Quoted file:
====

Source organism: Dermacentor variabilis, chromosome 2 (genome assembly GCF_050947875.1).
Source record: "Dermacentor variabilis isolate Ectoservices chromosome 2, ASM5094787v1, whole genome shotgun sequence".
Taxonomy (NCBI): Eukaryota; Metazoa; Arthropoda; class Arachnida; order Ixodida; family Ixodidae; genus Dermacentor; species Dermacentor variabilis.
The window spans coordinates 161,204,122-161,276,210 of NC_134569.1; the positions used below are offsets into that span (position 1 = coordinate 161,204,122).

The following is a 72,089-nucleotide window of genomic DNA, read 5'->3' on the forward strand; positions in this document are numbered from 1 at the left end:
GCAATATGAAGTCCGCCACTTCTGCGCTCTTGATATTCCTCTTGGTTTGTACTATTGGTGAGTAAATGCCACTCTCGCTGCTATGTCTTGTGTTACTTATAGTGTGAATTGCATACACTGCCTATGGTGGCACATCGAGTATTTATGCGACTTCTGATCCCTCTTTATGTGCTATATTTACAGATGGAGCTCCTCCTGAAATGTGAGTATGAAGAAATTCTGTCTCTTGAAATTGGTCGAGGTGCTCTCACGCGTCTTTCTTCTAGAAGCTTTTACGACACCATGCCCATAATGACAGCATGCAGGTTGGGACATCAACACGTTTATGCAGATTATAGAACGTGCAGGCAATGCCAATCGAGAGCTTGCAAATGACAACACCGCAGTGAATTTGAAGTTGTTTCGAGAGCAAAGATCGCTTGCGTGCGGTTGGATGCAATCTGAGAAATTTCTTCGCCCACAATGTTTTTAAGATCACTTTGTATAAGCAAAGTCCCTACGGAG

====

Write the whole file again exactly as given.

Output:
Source organism: Dermacentor variabilis, chromosome 2 (genome assembly GCF_050947875.1).
Source record: "Dermacentor variabilis isolate Ectoservices chromosome 2, ASM5094787v1, whole genome shotgun sequence".
Taxonomy (NCBI): Eukaryota; Metazoa; Arthropoda; class Arachnida; order Ixodida; family Ixodidae; genus Dermacentor; species Dermacentor variabilis.
The window spans coordinates 161,204,122-161,276,210 of NC_134569.1; the positions used below are offsets into that span (position 1 = coordinate 161,204,122).

The following is a 72,089-nucleotide window of genomic DNA, read 5'->3' on the forward strand; positions in this document are numbered from 1 at the left end:
GCAATATGAAGTCCGCCACTTCTGCGCTCTTGATATTCCTCTTGGTTTGTACTATTGGTGAGTAAATGCCACTCTCGCTGCTATGTCTTGTGTTACTTATAGTGTGAATTGCATACACTGCCTATGGTGGCACATCGAGTATTTATGCGACTTCTGATCCCTCTTTATGTGCTATATTTACAGATGGAGCTCCTCCTGAAATGTGAGTATGAAGAAATTCTGTCTCTTGAAATTGGTCGAGGTGCTCTCACGCGTCTTTCTTCTAGAAGCTTTTACGACACCATGCCCATAATGACAGCATGCAGGTTGGGACATCAACACGTTTATGCAGATTATAGAACGTGCAGGCAATGCCAATCGAGAGCTTGCAAATGACAACACCGCAGTGAATTTGAAGTTGTTTCGAGAGCAAAGATCGCTTGCGTGCGGTTGGATGCAATCTGAGAAATTTCTTCGCCCACAATGTTTTTAAGATCACTTTGTATAAGCAAAGTCCCTACGGAG